2 Replies
                                    1. re: ylsf

                                      I have not, but the time is right!

                                      1. re: Shrinkrap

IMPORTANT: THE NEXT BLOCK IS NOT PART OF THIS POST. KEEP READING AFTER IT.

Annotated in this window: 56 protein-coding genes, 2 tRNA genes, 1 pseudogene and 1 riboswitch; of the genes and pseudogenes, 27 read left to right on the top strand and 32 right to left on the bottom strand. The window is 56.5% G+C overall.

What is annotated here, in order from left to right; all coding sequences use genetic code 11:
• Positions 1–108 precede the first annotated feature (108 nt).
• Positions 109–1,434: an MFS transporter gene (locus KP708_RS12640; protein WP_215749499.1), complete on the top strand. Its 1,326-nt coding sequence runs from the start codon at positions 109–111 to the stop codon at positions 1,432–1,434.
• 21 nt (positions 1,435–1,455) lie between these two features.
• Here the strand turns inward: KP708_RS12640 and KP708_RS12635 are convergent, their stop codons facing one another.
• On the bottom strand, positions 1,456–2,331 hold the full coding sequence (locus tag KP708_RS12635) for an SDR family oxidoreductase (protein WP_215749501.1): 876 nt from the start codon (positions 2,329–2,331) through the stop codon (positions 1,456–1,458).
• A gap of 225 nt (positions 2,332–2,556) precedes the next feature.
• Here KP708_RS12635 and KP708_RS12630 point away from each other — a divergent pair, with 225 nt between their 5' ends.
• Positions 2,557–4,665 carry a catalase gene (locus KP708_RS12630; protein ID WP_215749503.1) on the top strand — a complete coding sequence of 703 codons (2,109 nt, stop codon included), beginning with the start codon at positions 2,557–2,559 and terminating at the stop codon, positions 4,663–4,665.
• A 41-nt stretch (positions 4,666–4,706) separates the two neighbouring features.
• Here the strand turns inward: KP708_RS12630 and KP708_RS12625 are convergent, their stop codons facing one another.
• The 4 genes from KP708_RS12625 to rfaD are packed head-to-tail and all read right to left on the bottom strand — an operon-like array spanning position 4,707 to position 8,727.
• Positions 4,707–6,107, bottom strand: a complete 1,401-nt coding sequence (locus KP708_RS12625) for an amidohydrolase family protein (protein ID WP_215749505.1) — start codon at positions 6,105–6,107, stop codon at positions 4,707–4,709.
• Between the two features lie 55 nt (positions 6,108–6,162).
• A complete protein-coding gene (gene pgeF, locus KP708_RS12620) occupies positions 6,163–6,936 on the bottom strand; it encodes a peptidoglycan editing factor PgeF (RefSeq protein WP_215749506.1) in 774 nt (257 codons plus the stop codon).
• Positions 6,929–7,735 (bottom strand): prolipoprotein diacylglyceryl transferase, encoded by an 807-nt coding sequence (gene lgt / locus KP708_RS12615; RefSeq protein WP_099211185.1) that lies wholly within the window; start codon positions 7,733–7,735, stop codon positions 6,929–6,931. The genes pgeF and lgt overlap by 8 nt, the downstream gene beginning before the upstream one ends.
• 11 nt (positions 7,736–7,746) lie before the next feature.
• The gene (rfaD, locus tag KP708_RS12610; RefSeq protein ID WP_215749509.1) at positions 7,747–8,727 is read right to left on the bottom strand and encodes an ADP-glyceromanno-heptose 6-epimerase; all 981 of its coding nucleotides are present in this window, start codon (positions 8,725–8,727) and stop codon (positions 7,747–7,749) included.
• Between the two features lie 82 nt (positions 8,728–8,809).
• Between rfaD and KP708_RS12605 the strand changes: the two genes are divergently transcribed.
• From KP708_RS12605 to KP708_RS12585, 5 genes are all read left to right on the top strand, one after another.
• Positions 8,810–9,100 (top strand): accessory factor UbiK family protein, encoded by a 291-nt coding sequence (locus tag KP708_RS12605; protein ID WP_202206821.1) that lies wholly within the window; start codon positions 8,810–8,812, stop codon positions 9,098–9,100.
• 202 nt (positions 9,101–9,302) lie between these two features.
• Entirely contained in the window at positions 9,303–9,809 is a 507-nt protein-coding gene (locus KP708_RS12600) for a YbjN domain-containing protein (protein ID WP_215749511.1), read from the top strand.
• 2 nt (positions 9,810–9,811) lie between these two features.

Happy to come across this thread and see that it has been revitalized as I too have been searching for information about this subject! My mother in law told me about this a few weeks ago and I did not believe her at all until I watched the video. I will learn how to do this if it kills me!!!! I did the standard web research and didn't find out much more than what has already been discussed. I am in agreement that the most obvious choice would be the Principe Borghese, but there are obviously others that would work. As for the smoking, it seems that the process is to smoke them very lightly, the reason being that the smoke is supposed to kill the bacteria on the surface of the tomato which is responsible for spoiling them, but not to really dehydrate them in any way. I am sure this does add a nice flavor, though. I know a man from Naples, who happens to own a restaurant in the paza in which I work, so I asked him about this. He scoffed at the notion of smoking, and said that his mother and grandmother used to hang them all the time when he was a boy growing up in Naples. I asked him if they used Principe Borghese, but it seems he had never heard of this variety, I think because he never had to search this out as we have been doing. He told me the name of the tomato was "cannellini". I thought I had misunderstood and because of the quizical look on my face he added, "you know, like the bean". He said you can't find them in this country, he gets his from Italy as he still has a house there and visits several times a year. I couldn't even find them on the internet! But he confirmed that they are indeed smaller than a plum, but larger than a cherry. He said he was growing them out back (behind the restaurant)!!! He said that you are supossed to pull up the whole tomato plant and twist the vines to make the pendula, and hang it somewhere with good circulation, not too close together where it tends to be cool and dark. I think there must be something to leaving them on the vines which also keeps them from rotting. I also need to clarify if any green tomatoes still on the vine go on to ripen, as I cant imagine waiting until they are all red. I believed the objective was just to pull the plant prior to the first frost, thereby salvaging what was left on the vine. It didn't look like the pendula in the Tyler Florence episode were on the vine, though, so I have to go back and look at that again, and question him about the exact method of "twisting" the vines. I am going to try to attach a link to a picture of a few of these tomatoes he gave me to try just this morning. They still need to ripen a little. I included the styrofoam cup in the picture to show proportion.